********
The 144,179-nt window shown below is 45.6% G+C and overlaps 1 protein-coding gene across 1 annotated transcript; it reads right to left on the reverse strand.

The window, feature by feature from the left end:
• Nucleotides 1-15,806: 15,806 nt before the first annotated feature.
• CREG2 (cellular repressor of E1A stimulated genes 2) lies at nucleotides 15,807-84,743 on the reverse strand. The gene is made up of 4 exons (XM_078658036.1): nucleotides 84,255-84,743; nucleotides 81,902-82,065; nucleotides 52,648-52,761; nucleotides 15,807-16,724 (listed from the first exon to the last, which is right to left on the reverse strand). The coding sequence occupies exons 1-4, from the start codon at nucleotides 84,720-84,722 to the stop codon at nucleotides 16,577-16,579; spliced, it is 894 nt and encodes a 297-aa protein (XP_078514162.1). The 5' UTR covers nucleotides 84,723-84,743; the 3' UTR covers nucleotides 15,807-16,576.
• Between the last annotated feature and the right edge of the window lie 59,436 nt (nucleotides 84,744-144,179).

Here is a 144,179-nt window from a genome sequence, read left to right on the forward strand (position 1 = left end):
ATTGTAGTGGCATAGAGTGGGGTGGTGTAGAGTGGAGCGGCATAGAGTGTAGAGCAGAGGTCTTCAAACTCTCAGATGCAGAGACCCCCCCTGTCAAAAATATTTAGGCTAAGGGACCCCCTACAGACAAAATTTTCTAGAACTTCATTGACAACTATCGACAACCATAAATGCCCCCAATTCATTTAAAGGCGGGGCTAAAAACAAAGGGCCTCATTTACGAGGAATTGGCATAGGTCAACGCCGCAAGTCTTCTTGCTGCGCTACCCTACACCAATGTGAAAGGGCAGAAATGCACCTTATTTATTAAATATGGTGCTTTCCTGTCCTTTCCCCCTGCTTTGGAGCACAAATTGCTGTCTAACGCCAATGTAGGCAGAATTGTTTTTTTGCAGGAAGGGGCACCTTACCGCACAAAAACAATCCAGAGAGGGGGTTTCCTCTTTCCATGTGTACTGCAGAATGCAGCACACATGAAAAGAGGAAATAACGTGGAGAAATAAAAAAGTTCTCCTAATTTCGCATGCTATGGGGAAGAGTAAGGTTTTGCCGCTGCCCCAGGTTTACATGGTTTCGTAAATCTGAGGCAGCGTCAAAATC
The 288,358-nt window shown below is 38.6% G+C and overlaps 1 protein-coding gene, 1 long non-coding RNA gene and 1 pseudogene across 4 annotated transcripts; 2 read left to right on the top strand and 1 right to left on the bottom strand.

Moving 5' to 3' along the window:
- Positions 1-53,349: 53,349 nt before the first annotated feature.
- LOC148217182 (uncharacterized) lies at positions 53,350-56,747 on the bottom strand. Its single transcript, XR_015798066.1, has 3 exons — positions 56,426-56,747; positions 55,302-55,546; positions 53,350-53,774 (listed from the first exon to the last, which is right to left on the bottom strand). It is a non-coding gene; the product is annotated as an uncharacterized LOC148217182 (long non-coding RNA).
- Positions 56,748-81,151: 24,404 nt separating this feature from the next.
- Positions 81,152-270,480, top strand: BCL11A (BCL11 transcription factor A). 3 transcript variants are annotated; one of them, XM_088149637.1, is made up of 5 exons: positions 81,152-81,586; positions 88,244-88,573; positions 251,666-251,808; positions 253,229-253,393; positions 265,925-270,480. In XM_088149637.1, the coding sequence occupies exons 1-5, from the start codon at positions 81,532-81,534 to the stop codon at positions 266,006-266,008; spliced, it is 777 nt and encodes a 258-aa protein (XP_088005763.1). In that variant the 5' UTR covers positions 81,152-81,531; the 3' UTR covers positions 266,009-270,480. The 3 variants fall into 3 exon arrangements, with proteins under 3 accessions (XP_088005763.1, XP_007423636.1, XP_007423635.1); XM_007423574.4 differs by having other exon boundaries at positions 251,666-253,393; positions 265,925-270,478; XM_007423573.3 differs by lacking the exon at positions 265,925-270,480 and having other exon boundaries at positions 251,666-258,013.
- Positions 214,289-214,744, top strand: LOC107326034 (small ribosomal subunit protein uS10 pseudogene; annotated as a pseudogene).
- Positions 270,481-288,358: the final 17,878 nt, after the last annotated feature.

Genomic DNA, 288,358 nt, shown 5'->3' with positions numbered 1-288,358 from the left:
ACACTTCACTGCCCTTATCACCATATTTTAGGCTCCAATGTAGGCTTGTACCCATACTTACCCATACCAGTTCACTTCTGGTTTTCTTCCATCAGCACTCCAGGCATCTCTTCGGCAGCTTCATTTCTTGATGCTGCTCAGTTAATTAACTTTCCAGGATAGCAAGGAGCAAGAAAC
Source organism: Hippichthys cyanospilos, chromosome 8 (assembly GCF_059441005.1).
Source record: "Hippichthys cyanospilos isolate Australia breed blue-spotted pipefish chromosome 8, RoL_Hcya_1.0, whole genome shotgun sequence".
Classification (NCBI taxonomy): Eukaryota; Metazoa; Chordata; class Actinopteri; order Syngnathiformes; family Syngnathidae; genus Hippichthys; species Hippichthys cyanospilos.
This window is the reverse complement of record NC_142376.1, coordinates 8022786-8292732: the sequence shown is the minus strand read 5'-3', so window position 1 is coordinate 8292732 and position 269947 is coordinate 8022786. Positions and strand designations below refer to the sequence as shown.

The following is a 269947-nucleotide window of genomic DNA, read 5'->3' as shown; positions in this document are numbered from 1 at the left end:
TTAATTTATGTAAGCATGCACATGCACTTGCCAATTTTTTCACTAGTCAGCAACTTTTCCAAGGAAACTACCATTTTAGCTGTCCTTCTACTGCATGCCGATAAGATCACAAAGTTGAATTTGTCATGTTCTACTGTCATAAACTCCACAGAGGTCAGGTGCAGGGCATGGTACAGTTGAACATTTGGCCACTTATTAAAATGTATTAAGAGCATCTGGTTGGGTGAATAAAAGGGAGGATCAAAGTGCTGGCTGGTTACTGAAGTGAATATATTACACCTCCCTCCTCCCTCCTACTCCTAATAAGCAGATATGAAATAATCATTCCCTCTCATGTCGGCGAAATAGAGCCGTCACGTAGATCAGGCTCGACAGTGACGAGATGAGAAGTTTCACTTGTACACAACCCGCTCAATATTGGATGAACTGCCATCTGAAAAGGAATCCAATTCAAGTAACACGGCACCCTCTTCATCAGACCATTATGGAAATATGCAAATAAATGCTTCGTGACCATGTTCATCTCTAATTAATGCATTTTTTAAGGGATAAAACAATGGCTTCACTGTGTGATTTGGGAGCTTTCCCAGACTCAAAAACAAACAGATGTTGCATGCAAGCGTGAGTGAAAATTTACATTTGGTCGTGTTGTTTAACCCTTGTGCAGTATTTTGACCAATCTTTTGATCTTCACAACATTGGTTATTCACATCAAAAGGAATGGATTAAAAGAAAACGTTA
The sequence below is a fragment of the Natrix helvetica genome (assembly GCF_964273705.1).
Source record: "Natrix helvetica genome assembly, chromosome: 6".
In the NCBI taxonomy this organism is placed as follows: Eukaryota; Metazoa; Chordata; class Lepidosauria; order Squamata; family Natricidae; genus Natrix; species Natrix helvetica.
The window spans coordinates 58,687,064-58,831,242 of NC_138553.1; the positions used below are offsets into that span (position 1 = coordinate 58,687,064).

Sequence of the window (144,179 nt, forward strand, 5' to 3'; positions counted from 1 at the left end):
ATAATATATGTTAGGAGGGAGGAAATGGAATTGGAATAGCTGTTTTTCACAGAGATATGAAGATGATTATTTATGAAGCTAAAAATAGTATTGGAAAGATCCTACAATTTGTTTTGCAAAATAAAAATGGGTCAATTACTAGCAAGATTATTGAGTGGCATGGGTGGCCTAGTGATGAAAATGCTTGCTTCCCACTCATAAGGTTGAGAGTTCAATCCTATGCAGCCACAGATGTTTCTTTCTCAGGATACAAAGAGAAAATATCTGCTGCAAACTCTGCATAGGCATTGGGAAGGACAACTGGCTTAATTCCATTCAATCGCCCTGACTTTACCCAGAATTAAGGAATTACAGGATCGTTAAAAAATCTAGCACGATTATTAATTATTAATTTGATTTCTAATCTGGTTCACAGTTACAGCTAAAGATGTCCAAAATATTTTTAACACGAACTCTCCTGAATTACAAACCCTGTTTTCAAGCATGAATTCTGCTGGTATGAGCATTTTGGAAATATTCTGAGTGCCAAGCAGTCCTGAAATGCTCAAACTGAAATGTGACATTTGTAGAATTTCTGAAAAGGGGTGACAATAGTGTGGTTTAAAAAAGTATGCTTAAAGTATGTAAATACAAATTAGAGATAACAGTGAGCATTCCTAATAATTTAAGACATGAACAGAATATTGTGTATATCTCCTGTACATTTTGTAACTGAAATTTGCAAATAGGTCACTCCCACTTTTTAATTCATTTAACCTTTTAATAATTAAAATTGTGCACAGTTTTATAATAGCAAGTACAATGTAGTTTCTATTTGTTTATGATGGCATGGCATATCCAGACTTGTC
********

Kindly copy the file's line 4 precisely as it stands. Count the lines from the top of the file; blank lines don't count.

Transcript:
• CREG2 (cellular repressor of E1A stimulated genes 2) lies at nucleotides 15,807-84,743 on the reverse strand. The gene is made up of 4 exons (XM_078658036.1): nucleotides 84,255-84,743; nucleotides 81,902-82,065; nucleotides 52,648-52,761; nucleotides 15,807-16,724 (listed from the first exon to the last, which is right to left on the reverse strand). The coding sequence occupies exons 1-4, from the start codon at nucleotides 84,720-84,722 to the stop codon at nucleotides 16,577-16,579; spliced, it is 894 nt and encodes a 297-aa protein (XP_078514162.1). The 5' UTR covers nucleotides 84,723-84,743; the 3' UTR covers nucleotides 15,807-16,576.